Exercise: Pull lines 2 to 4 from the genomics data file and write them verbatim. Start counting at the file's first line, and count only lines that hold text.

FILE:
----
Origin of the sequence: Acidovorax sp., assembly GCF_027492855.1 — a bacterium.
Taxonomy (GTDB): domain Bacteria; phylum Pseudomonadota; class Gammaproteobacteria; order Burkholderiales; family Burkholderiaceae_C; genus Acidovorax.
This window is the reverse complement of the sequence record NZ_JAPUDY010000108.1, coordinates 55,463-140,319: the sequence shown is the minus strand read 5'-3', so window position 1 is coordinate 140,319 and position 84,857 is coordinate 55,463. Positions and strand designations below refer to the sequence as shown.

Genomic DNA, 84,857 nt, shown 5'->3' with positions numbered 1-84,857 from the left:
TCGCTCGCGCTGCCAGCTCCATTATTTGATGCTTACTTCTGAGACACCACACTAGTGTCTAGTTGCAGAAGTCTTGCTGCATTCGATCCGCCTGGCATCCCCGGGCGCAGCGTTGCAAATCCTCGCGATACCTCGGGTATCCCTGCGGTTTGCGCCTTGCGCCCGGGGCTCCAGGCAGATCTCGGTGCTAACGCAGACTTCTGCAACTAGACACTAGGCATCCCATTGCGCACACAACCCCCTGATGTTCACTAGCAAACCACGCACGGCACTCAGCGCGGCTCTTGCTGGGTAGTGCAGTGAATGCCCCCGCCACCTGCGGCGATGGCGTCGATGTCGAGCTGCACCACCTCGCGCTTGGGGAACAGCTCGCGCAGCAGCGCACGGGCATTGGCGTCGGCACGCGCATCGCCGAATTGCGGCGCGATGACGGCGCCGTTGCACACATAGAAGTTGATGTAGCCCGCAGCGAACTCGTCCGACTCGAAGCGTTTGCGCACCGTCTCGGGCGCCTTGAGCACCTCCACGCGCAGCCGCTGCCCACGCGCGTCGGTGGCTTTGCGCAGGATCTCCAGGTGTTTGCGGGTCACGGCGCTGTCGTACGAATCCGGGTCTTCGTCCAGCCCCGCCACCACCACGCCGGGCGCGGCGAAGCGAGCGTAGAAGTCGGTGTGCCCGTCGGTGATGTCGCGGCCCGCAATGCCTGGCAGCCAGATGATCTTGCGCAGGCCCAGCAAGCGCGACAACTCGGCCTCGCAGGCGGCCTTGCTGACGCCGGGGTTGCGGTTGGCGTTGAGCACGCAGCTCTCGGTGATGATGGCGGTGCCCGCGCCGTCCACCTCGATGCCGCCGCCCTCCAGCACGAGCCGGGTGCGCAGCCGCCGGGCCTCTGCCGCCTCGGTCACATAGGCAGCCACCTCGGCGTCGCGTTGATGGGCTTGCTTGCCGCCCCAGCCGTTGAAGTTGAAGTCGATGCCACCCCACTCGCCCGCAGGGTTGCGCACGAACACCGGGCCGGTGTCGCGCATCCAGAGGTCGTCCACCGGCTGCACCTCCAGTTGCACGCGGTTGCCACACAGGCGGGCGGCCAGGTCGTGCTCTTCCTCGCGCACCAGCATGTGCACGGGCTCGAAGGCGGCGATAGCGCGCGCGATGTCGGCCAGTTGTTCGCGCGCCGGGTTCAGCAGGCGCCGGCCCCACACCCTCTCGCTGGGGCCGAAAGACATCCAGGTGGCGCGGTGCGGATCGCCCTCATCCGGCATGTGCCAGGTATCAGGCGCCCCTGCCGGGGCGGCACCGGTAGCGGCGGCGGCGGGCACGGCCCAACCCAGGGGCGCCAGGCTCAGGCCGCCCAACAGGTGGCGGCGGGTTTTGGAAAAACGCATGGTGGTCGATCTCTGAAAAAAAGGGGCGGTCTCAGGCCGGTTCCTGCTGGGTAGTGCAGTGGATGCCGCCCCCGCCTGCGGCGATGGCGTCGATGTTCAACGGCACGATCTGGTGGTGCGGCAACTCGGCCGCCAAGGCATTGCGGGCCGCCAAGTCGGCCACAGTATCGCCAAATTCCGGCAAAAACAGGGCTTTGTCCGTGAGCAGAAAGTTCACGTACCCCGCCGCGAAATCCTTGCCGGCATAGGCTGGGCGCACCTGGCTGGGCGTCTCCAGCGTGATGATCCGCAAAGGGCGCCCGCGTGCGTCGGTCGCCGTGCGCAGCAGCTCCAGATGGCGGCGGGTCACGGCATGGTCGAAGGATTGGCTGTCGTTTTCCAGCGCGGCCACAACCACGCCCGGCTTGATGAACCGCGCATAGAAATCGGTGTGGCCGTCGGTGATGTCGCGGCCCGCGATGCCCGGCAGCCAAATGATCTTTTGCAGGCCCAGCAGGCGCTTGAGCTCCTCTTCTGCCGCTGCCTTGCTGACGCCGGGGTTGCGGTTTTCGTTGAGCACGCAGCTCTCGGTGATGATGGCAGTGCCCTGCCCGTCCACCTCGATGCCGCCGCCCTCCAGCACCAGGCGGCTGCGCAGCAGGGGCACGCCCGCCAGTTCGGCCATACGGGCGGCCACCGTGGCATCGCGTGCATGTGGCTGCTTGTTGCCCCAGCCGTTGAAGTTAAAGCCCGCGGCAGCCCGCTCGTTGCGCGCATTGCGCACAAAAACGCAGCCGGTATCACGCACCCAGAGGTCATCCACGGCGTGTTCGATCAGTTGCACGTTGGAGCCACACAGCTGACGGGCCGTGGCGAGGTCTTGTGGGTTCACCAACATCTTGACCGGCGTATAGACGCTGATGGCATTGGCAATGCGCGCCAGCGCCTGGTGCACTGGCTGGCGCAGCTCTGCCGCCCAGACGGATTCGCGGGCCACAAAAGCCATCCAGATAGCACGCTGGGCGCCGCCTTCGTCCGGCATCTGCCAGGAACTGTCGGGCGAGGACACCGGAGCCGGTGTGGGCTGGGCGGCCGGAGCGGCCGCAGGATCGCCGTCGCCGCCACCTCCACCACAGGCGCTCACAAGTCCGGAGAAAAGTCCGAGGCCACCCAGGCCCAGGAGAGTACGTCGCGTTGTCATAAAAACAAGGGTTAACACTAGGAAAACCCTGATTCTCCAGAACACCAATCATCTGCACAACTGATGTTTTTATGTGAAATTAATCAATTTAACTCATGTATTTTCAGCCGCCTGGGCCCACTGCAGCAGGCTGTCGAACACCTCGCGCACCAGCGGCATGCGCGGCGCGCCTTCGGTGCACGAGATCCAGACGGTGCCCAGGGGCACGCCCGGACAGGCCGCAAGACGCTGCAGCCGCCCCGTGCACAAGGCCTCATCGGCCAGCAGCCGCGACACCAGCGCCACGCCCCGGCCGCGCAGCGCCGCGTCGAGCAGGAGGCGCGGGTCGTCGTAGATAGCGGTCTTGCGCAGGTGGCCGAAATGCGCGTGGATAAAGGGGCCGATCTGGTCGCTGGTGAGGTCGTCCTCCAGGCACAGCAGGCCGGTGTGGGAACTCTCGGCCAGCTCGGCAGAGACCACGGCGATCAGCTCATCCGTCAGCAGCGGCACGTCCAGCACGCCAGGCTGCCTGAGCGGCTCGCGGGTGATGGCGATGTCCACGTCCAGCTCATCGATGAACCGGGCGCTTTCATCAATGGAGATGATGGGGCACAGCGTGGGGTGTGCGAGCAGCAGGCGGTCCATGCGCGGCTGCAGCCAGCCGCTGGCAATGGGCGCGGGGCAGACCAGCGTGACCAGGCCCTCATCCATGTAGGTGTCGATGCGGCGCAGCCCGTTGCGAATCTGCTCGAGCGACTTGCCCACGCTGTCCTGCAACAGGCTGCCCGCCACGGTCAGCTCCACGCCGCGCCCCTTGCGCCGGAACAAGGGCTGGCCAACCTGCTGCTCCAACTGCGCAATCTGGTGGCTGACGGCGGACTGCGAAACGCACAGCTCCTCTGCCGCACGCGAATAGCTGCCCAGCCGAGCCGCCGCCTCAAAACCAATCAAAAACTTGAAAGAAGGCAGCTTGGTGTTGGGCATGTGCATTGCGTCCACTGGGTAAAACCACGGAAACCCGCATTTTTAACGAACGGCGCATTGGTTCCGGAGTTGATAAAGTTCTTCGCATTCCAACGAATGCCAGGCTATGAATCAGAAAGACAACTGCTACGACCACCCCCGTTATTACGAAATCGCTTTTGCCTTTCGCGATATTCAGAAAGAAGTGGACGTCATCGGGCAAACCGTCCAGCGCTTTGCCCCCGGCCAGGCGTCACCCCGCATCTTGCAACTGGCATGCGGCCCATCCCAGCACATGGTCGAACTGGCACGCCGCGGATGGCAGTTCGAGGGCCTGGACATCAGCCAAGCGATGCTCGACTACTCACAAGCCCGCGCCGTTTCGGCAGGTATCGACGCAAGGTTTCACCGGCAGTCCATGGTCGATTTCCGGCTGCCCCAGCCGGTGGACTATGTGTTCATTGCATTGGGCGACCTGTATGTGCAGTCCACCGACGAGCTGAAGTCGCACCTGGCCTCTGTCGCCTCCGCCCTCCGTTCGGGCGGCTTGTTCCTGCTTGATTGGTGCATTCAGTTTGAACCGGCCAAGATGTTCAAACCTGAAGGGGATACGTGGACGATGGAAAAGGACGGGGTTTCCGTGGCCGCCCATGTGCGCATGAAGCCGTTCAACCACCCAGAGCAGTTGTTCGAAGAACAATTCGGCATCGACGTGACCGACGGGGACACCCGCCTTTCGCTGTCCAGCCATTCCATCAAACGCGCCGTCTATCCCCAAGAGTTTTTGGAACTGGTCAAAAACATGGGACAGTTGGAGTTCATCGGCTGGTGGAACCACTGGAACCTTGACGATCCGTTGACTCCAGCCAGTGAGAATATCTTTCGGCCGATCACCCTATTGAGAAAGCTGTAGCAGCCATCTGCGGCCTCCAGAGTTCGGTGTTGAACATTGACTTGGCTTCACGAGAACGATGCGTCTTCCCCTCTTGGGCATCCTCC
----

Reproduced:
Taxonomy (GTDB): domain Bacteria; phylum Pseudomonadota; class Gammaproteobacteria; order Burkholderiales; family Burkholderiaceae_C; genus Acidovorax.
This window is the reverse complement of the sequence record NZ_JAPUDY010000108.1, coordinates 55,463-140,319: the sequence shown is the minus strand read 5'-3', so window position 1 is coordinate 140,319 and position 84,857 is coordinate 55,463. Positions and strand designations below refer to the sequence as shown.

Genomic DNA, 84,857 nt, shown 5'->3' with positions numbered 1-84,857 from the left: